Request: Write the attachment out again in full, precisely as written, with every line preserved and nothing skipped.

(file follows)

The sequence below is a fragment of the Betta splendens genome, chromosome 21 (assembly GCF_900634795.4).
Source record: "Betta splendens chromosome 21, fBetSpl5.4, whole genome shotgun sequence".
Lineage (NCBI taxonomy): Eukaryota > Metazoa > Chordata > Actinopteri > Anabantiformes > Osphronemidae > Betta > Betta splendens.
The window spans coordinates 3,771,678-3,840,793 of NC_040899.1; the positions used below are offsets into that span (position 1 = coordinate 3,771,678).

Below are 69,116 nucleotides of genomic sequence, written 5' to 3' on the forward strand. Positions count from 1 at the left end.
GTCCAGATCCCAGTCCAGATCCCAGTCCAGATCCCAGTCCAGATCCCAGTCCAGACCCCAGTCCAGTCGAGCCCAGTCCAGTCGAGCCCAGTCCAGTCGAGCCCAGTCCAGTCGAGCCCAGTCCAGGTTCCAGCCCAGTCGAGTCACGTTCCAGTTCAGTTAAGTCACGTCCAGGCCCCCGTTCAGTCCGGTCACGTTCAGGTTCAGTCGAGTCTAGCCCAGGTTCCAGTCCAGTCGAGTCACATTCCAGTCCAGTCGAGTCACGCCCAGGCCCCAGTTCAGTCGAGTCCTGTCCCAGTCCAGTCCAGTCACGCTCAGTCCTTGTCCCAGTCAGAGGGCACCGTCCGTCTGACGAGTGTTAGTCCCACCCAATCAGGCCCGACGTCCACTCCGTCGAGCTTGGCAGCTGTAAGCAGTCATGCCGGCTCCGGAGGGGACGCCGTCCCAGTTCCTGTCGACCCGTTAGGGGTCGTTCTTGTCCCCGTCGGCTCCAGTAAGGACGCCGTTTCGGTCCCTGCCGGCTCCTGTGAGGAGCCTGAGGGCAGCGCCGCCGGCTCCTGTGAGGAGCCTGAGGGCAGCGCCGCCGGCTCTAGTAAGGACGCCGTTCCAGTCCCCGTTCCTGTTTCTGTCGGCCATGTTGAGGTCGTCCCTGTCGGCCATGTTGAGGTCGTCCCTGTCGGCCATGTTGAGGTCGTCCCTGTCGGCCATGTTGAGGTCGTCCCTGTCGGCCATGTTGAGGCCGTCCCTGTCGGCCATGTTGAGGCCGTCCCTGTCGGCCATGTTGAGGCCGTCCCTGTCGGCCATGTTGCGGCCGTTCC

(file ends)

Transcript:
The sequence below is a fragment of the Betta splendens genome, chromosome 21 (assembly GCF_900634795.4).
Source record: "Betta splendens chromosome 21, fBetSpl5.4, whole genome shotgun sequence".
Lineage (NCBI taxonomy): Eukaryota > Metazoa > Chordata > Actinopteri > Anabantiformes > Osphronemidae > Betta > Betta splendens.
The window spans coordinates 3,771,678-3,840,793 of NC_040899.1; the positions used below are offsets into that span (position 1 = coordinate 3,771,678).

Below are 69,116 nucleotides of genomic sequence, written 5' to 3' on the forward strand. Positions count from 1 at the left end.
GTCCAGATCCCAGTCCAGATCCCAGTCCAGATCCCAGTCCAGATCCCAGTCCAGACCCCAGTCCAGTCGAGCCCAGTCCAGTCGAGCCCAGTCCAGTCGAGCCCAGTCCAGTCGAGCCCAGTCCAGGTTCCAGCCCAGTCGAGTCACGTTCCAGTTCAGTTAAGTCACGTCCAGGCCCCCGTTCAGTCCGGTCACGTTCAGGTTCAGTCGAGTCTAGCCCAGGTTCCAGTCCAGTCGAGTCACATTCCAGTCCAGTCGAGTCACGCCCAGGCCCCAGTTCAGTCGAGTCCTGTCCCAGTCCAGTCCAGTCACGCTCAGTCCTTGTCCCAGTCAGAGGGCACCGTCCGTCTGACGAGTGTTAGTCCCACCCAATCAGGCCCGACGTCCACTCCGTCGAGCTTGGCAGCTGTAAGCAGTCATGCCGGCTCCGGAGGGGACGCCGTCCCAGTTCCTGTCGACCCGTTAGGGGTCGTTCTTGTCCCCGTCGGCTCCAGTAAGGACGCCGTTTCGGTCCCTGCCGGCTCCTGTGAGGAGCCTGAGGGCAGCGCCGCCGGCTCCTGTGAGGAGCCTGAGGGCAGCGCCGCCGGCTCTAGTAAGGACGCCGTTCCAGTCCCCGTTCCTGTTTCTGTCGGCCATGTTGAGGTCGTCCCTGTCGGCCATGTTGAGGTCGTCCCTGTCGGCCATGTTGAGGTCGTCCCTGTCGGCCATGTTGAGGTCGTCCCTGTCGGCCATGTTGAGGCCGTCCCTGTCGGCCATGTTGAGGCCGTCCCTGTCGGCCATGTTGAGGCCGTCCCTGTCGGCCATGTTGCGGCCGTTCC